Yesterday, critic Anita Sarkeesian published a video about female body diversity in games. “All the Slender Ladies” examines why games often showcase thin, young, humanoid women but rarely feature lady rock creatures or skeletal female priestesses. Male video game characters, she says, more often deviate from standards of male attractiveness, she explains.
“It’s as if male characters are free to embody whichever physique best communicates their personality or abilities,” Sarkeesian said, in comments that echoed a talk she gave in 2015 about the things she’d like to see change in video games. “But when it comes to the design of female characters, that kind of imagination or creativity doesn’t seem to exist,” Sarkeesian explains.
When female game characters, and especially playable characters, are uniformly thin, young and attractive, Sarkeesian argues, it reinforces the idea that a woman’s value is tied to this body type. Game designers staying true to the trope may be pleasing a large part of their audience, but are simultaneously shooting themselves in the foot: Diverse personalities are better mirrored by diverse character designs. Your game isn’t that fun if everyone’s the same.
On the player side, a dearth of body-type diversity can affect self-perception. Dmitri Williams, a new media professor at the University of South Carolina who studies video games, told me over e-mail that body type diversity is important because “representations matter to both genders, and especially to young players learning what ‘normal’ is and wondering how they do or don’t fit.” When “normal” in video games doesn’t reflect “normal” in real-life, younger gamers can feel marginalized on a day-to-day level.
In her video Sarkessian spotlights the character-driven FPS Overwatch, citing some shortcomings in its roster’s diversity. It’s an interesting choice to critique, as the game is often praised for its diverse character roster.
At 2014's BlizzCon, when Overwatch was revealed, Blizzard teased the male characters Reinhardt, Torbjörn, Hanzo and Winston, whose respective body types are muscular, stocky, sinewy and... gorilla. On the female side, Tracer, Mercy, Symmetra, Widowmaker and Pharah were showcased, all of whom are thin, Sarkeesian points out in her video.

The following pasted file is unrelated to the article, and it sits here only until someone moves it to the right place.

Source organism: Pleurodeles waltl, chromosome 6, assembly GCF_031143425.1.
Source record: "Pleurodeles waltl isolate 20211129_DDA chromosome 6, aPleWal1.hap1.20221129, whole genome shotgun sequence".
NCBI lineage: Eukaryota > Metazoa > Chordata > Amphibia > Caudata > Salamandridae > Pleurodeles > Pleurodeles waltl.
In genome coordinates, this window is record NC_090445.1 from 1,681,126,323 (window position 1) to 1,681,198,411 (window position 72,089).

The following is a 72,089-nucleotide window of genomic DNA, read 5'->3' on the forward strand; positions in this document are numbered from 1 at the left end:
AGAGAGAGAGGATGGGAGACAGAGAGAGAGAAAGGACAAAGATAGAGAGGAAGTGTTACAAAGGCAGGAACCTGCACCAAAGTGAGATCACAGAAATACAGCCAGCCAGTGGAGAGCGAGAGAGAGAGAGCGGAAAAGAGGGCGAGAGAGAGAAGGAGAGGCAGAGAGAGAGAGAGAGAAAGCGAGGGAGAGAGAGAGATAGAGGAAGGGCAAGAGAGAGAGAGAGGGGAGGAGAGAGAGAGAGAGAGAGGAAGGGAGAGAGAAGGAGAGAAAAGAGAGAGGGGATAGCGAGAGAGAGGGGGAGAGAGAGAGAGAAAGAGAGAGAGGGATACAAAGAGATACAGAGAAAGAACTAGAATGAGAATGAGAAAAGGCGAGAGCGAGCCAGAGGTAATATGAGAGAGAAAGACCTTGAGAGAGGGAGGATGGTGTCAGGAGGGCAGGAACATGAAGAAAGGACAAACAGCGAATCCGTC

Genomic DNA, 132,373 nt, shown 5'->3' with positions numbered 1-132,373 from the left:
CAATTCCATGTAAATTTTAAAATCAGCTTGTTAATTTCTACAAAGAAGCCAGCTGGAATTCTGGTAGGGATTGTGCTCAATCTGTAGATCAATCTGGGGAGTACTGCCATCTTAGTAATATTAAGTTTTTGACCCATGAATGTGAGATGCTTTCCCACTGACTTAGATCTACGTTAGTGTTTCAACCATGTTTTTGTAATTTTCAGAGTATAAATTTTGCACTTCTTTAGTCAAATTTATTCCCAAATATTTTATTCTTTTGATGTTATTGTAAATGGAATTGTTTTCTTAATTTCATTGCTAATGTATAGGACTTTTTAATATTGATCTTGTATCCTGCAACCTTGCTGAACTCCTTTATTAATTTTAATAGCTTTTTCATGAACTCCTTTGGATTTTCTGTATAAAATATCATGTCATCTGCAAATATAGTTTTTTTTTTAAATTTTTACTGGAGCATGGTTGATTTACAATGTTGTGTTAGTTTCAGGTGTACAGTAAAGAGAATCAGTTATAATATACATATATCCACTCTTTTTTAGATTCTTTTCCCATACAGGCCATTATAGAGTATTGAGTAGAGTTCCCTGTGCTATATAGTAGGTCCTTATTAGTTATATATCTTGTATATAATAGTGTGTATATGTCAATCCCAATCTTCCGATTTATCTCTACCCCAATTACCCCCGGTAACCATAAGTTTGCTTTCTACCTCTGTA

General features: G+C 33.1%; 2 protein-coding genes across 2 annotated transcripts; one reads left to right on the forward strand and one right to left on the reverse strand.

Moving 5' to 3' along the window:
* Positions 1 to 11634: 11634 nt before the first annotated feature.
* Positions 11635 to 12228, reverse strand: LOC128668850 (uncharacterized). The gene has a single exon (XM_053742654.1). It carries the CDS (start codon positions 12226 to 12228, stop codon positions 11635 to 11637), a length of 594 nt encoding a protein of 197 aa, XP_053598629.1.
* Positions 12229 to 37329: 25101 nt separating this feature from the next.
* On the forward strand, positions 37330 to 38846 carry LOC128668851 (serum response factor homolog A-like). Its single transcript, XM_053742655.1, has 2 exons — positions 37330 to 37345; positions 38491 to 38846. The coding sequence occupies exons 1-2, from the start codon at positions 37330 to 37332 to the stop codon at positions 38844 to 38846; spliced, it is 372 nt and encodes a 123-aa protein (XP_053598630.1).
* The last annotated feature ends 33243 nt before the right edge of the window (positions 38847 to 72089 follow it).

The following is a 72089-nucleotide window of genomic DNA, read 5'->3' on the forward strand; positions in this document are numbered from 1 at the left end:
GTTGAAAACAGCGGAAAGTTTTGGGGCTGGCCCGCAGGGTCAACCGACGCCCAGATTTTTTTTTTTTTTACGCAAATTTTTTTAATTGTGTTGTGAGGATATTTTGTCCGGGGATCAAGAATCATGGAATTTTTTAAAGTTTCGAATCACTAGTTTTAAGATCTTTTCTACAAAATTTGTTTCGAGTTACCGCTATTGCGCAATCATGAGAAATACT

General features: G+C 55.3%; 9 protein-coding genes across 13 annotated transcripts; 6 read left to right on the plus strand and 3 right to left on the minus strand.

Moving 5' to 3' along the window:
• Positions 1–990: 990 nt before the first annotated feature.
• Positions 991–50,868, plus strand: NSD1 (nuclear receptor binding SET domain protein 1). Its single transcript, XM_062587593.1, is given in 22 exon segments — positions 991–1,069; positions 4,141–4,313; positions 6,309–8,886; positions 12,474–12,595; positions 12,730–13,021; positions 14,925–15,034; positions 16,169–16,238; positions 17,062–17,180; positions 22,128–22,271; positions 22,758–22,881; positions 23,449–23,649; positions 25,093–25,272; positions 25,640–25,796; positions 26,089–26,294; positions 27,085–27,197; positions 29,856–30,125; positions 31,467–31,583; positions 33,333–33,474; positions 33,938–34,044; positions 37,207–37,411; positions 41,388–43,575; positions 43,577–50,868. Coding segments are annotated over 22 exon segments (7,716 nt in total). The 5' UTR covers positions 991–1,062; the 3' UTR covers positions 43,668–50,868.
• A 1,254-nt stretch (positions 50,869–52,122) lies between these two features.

“For all the apparent variety and diversity in the heroes Blizzard showed off at the game’s debut,” Sarkeesian comments, “there wasn’t much diversity to be seen in the body types represented by female characters.”
The game’s current line-up, which includes one character added since launch, is laudably more diverse. In Overwatch today, 12 heroes are male, nine are female and one is without gender. Of the women, Zarya has the physique of a bodybuilder, Mei is larger and Ana has the body type of an old woman. The gender ratio isn’t 50/50, but 1/3 of the women deviate from female body norms in gaming. Overwatch is certainly getting there.
Nicole Martins, a professor of media at Indiana University, co-authored a 2009 study on female body imagery in video games, and more recently, one last June on how hyper-idealized video game bodies affect men and women. “In our  study, we analyzed over 8,000 human characters across 150 game titles. Only 358 were female (less than 5% of the video game population).” Noting the full diversity of Overwatch’s current roster, she added that Overwatch is a “great step in the right direction.”
Rabindra Ratan, who researches the psychological experience of video games at Michigan State University, told me over e-mail that body type diversity in Overwatch shows how far the game industry has come. “The wild success of Overwatch illustrates that most of the gaming public does not care to preserve gaming as a male-centric space, where characters are designed to satisfy macho instincts,” Dr. Ratan told me.
Sarkeesian’s video points out that there’s still a lot of room for improvement when it come to body type in games. I’ll add, though, that three and a half months after Overwatch’s release, I’m still appreciating its character design, along with its its 7 million players.